mathman.dreamhosters.com

mrfidlerswebsite.net

 

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5 thoughts on “Final Project: The Mockingbird Monologues (500 points)

  1. Mayella’s perspective during the court case.
    Boo Radley when he’s saving the kids.
    Boo Radley when he goes back in his house.
    Aunt Alexandra giving Scout that overalls to put on.
    Atticus right after the court scene.
    Atticus right after Boo Radley carries Jem home.
    Scout on the Radley porch.
    Heck Tate arguing with Atticus about what the “official story” is going to be.
    Boo Radley when he watches Scout take the first gift.
    Dill’s perspective in the mob scene.
    Boo standing in the corner of Jem’s room.
    Epilogue of Scout standing on the Radley porch.
    Mr. Cunningham in the mob scene.
    Mayella before the novel begins.
    Judge Taylor after the case.
    Boo during the fire scene when he gives Scout the blanket.
    Scout reflecting on all of the events leading up to the end of the story.
    Dill under Scout’s bed.
    Atticus when he and Heck Tate are arguing about what they should say about Jem.
    Dill when he first finds out about Boo Radley.

  2. Jem at the trial.
    Tom Robinson during the reading of the verdict.
    Miss Caroline’s interaction with Walter.
    Mayella during the trial.
    Mrs. DuBose listening to kids reading.
    Boo Radley watching the kids.
    Boo Radley when the kids sneak into the yard and Nathan shoots at them.
    Atticus when he’s guarding Tom Robinson in jail.
    Mr. Gilmer when he finds out he’ll be prosecuting Tom Robinson.
    Boo Radley’s plea of innocence if he were to go to trial for killing Bob Ewell.
    Aunt Alexandra’s perspective on what’s going on in the Finch family.
    Scout reflecting on Boo Radley and how she used to think about him versus how she sees him now.
    Calpurnia during the rabid dog scene.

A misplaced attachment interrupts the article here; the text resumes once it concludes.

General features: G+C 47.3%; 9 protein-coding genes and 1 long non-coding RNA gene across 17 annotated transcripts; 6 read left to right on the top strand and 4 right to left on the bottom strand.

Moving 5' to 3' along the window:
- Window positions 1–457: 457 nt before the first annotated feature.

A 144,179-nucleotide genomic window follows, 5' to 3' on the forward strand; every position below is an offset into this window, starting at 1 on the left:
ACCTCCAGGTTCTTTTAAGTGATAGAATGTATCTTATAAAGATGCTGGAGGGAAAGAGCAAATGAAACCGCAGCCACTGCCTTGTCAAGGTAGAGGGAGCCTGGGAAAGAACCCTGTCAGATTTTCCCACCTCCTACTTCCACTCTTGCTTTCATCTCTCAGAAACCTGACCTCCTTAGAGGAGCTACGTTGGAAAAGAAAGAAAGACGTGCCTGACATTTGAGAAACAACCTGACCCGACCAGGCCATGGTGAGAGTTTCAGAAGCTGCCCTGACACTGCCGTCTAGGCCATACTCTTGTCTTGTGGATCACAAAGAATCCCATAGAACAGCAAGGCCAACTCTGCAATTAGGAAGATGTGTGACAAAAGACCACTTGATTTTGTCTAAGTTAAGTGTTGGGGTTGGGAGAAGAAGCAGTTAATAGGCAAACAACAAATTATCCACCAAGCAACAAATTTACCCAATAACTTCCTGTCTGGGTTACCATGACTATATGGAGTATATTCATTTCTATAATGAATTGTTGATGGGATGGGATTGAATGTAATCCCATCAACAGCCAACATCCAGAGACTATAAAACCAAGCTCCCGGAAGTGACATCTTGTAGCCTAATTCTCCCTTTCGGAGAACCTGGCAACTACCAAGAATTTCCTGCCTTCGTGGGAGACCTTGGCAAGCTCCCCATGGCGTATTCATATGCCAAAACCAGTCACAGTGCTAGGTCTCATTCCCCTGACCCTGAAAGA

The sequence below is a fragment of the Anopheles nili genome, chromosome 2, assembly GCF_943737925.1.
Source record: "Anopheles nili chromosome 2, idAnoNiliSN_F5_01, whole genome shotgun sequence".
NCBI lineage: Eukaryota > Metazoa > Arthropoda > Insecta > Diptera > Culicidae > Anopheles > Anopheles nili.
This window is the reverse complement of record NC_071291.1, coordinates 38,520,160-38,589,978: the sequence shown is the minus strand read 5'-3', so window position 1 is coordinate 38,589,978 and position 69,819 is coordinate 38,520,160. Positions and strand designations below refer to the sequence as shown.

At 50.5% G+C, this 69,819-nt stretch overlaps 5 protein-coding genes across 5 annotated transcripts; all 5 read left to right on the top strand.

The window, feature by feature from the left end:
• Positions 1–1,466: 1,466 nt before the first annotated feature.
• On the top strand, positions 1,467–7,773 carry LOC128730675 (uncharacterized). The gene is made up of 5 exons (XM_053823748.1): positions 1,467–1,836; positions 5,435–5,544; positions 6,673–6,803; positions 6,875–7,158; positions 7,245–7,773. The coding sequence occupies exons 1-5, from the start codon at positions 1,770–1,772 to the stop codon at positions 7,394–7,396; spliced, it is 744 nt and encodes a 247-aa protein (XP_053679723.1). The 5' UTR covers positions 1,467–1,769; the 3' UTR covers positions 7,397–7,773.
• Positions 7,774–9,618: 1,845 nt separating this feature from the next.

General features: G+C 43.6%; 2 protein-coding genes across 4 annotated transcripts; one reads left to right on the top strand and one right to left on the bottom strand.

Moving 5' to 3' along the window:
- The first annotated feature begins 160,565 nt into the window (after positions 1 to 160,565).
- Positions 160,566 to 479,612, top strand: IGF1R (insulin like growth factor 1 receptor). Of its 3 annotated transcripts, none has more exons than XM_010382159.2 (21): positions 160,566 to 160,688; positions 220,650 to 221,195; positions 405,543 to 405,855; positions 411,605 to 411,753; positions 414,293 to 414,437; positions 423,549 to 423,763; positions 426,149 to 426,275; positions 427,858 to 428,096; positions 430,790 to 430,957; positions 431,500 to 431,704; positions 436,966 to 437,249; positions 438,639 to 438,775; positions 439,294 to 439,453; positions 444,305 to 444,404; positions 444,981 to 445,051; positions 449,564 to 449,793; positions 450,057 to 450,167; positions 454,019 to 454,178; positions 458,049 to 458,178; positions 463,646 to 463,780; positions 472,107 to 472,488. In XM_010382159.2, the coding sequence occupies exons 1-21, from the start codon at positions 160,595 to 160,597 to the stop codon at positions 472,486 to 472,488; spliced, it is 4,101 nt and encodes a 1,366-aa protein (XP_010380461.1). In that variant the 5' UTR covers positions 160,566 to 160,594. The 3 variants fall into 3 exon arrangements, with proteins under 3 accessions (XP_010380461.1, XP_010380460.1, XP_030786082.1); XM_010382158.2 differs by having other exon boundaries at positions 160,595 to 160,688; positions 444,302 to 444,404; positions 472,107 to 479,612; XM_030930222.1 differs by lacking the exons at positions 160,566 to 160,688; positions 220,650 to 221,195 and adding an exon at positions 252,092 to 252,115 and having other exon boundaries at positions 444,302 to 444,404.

Jem or Dill running away from the Radley house when Nathan has the shotgun.
    Reverend Sykes during the trial.
    A townsperson in the audience at the trial.
    Bob Ewell when he’s preparing to testify.
    Judge Taylor when he chooses Atticus for the case.
    Tom Robinson when he’s in prison.
    Calpurnia when he enters the court room to tell Atticus she doesn’t know where the kids are.
    Tom Robinson when he’s helping Miss Mayella.
    Tom Robinson when he’s escaping prison.
    Tom Robinson’s ghost.
    Boo Radley when he’s saving the kids from Bob Ewell.
    Boo trying to figure out what to put in the tree for Jem and Scout.
    Heck Tate in court.
    Tom Robinson’s wife, Helen.

  3. Boo talking about being confronted by Nathan for putting things in the tree.
    Miss Caroline and how she feels in a new town.
    Court case, if there is one, about the stabbing of Bob Ewell.
    Miss Caroline ranting about her kids.
    Thank you note from Jem or Scout to Boo Radley or from Boo Radley to Heck Tate.
    Miss Stephanie gossiping about the stabbing of Bob Ewell.
    Bob Ewell’s perspective on Mayella and her relationship with Tom.
    Atticus during the rabid dog scene.
    Mr. Ewell’s perspective when he’s attacking the kids.
    Boo Radley reflecting on killing Bob Ewell.
    Bob Ewell getting drunk on the night of his murder.
    Reverend Sykes.
    Mrs. DuBose’s perspective on things.
    Boo Radley on when the kids try to lure him out.
    Epilogue, Scout fifteen years later, Scout and Dill are married and live in Maycomb.
    Boo Radley’s perspective on kids trying to get him to come out.